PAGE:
Other possible Applications Custom Assemblies and Repair Services ("CARS") : The CIO mentioned that there were a number of "flubbed" deliveries involving Custom Assemblies and Repair Services. It would be useful to have reporting capability for deliveries which are unacceptable late or above estimated costs. This would require a system which handled queries about late and over-cost deliveries. Change Orders : The CIO also mentioned the possible advantages of a Change Order system. Currently, when an order is changed, paper documents are created and copies of those paper documents are sent to affected parties. This practice is slow and inconsistent. It would be useful to have storage and reporting capability for orders which have been changed. This would require a system which handled queries about change orders from all affected parties. Status of Purchases and Inbound Deliveries : The CIO also mentioned the possible advantages of a system which would allow affected personnel to track the status of purchases and inbound deliveries. It would be useful to have ad-hoc reporting capability for all purchases and inbound deliveries. This would require a system which handled queries about any purchase order or any inbound delivery. System Requirements - Software After interviewing representatives from the various business units at Houston Area Windows Company, the analysis team members feel that they understand what services the new Fast Local Information Processing (FLIP ) system should support. As with most business systems, the analysis team should consider components and interfaces used to access the services (the front-end of the system) and supportive hardware and software used to deliver the services (the back-end of the system). The CIO who initiated the investigation phase of the project realizes that the use of remote devices will dictate some requirements of the software that will support the FLIP system. The CIO is aware that developing a system from scratch can be extremely costly and time-consuming. He knows that there are products availble from vendors which might be able to handle the requirements being proposed. In the past, these vendor provided packages were too expensive to consider. Systems called Enterprise Resource Planning (ERP) systems provide extensive tools for dealing with customer relationship problems. Portions of ERP systems called Customer Relationship Management (CRM) modules have been developed in a modular fashion so that they can be marketed separately. As technology develops, the costs of both hardware and software are changing. New technologies may provide solutions which were not feasible in the past. The IT employees at HAWC are familiar with the Windows 7 operating system and the Microsoft Mobile Operating System. They use Microsoft Office 2007 for end-user applications. The programmers use Microsoft Visual Studio 2008 (C# or Visual Basic) for more complicated applications. The programmers and the CIO are aware that the Windows 8 operating system has been released and will eventually replace the Windows 7 operating system, and that Visual Studio 2010 has been released to replace Visual Studio 2008 on newly purchased computers. Houston Area Windows Company is considering a move to replace all remaining Windows 7 systems with Windows 8 systems and replace Visual Studio 2008 with Visual Studio 2010 within the next year. The CIO has decided that any new applications which will be developed must run under one of these operating systems ( Windows 7,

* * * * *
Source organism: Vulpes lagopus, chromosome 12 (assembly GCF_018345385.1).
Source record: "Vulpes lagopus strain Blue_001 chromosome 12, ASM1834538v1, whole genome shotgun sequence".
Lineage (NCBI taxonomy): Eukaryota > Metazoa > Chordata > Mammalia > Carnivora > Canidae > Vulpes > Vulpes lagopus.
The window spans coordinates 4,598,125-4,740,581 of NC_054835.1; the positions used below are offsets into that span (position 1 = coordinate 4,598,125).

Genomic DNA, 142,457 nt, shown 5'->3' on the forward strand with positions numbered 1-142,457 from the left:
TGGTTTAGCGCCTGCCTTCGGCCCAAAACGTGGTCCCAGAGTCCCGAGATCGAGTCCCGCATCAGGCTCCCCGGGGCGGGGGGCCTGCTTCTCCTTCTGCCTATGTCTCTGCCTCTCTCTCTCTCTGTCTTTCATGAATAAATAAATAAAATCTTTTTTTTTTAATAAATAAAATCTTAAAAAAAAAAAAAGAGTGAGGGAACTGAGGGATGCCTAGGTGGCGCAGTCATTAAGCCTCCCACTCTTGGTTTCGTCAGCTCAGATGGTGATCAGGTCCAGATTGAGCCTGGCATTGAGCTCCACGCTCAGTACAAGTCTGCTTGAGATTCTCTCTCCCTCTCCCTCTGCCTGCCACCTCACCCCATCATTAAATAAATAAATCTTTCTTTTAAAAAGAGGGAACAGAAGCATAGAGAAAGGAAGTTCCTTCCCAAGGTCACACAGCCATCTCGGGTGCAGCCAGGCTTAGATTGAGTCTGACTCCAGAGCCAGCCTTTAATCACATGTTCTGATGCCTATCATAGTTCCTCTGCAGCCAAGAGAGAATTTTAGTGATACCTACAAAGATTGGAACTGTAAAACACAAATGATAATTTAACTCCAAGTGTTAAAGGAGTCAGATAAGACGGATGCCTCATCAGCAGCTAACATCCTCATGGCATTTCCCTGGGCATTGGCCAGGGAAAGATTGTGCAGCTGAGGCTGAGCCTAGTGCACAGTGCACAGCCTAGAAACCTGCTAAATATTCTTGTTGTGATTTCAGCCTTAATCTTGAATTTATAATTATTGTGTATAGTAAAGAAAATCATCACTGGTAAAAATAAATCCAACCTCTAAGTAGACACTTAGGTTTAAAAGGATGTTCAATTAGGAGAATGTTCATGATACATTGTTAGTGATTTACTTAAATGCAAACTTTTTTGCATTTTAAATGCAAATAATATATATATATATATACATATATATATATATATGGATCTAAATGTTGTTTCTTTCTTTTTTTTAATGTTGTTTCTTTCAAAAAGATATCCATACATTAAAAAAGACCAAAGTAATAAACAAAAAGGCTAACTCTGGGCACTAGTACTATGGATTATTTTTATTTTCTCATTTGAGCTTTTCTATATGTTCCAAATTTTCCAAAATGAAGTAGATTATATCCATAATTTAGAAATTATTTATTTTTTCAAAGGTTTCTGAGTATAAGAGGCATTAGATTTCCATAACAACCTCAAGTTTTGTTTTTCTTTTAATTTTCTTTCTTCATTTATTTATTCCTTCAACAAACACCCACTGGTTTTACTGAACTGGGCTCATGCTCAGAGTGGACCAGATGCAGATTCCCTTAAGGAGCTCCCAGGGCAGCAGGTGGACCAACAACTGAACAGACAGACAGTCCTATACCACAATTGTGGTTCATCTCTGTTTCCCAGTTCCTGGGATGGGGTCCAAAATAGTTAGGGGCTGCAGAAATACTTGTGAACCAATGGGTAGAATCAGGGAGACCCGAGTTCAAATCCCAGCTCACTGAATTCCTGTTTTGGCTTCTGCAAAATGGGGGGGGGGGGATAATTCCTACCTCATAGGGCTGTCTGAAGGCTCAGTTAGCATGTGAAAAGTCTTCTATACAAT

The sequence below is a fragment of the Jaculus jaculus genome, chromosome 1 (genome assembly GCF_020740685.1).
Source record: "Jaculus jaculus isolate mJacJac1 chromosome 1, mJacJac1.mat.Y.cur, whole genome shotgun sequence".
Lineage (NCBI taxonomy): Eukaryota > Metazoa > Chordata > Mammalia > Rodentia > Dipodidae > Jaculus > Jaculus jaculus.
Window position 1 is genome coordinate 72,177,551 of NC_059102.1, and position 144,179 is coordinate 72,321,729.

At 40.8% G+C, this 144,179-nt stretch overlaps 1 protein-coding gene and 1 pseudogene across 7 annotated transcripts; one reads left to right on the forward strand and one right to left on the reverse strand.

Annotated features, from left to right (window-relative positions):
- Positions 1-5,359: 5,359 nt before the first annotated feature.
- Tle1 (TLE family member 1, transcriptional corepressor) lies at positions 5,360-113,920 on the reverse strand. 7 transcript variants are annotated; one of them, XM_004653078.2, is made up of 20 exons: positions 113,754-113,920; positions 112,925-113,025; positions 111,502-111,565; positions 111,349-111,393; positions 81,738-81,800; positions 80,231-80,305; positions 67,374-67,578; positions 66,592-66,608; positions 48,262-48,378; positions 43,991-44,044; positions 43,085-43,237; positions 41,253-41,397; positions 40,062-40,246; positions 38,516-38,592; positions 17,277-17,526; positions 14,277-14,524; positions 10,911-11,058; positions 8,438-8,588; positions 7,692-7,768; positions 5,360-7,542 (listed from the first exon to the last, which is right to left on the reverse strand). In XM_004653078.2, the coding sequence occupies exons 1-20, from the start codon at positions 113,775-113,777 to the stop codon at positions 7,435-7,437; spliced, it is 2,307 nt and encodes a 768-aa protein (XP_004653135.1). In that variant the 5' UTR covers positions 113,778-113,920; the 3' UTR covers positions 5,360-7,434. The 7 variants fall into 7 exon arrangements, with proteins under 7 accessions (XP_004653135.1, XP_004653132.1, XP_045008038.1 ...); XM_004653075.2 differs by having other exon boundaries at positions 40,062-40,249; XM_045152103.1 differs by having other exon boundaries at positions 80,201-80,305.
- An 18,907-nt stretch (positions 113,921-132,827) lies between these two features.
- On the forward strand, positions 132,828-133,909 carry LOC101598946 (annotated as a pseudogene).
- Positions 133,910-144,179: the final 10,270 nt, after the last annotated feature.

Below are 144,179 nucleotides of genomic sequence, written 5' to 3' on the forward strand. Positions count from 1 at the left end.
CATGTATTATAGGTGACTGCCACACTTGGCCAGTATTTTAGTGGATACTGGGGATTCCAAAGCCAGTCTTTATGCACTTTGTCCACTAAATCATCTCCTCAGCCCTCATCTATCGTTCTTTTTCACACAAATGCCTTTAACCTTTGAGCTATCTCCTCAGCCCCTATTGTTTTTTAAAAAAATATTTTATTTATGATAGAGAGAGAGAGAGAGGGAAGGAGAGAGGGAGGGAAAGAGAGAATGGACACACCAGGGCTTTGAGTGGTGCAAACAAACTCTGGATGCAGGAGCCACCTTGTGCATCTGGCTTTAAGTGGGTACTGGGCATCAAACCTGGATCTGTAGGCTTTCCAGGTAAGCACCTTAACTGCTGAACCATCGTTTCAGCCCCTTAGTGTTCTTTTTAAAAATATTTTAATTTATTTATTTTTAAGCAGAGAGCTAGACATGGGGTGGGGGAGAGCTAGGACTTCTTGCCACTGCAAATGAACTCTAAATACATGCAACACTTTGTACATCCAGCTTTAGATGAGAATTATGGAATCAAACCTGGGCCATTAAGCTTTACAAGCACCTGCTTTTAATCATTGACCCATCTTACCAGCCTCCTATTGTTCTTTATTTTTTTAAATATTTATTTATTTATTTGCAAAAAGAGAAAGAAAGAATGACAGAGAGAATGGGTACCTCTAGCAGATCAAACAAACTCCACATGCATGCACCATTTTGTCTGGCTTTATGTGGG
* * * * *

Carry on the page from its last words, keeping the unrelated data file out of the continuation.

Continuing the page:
Windows 8 or MS Mobile). The CIO wants to know how a transitions from Windows 7 to Windows 8 and from Visual Studio 2008 to Visual Studio 2010 would effect the operation of the proposed FLIP system. The analysis and development team has decided to create Prototype models for all proposed new applications. The prototypes would include alternate designs for data entry forms and additional Report forms. The analysis and development team has decided to include documentation and the associated (prototype) forms and reports in the preliminary design document. The CIO has decided that prototypes for the new system including new forms, new reports, and new data structures will be developed on desktop machines first and then deployed to remote devices after they have been tested and approved on the desktop machines. The CIO has suggested that any new prototypes should be developed using either Microsoft Office products or Visual Studio products. In particular, the CIO has suggested that the analysis team use MS Word, MS Excel, MS Access, MS Visio or Microsoft Visual Studio to develop prototype forms and reports. It is obvious that some trade-offs must be made in selecting the components to be included within the FLIP system. The CIO asked the analysis group, in conjunction with the potential users of the system to evaluate the relative importance of each of the functional requirements identified so far using a scale from 0 (totally Unimportant) to 10 (Absolutely necessary). The following table is the result of that analysis effort. Factor Access to corporate records and information systems Ability to enter data for corporate standardized forms Ability to exchange documents among employees Applications must be supported within Windows 7, Windows 8, or Windows Mobile op. system Access to the Internet and Web Remote devices must have adequate keyboard capability Less bulky than current laptops ( first 12 units) Multiple communications modes, including real-time text, for communicating with others inside and outside Houston Area Windows Company Importance 10 10 10 10 8 7 7 6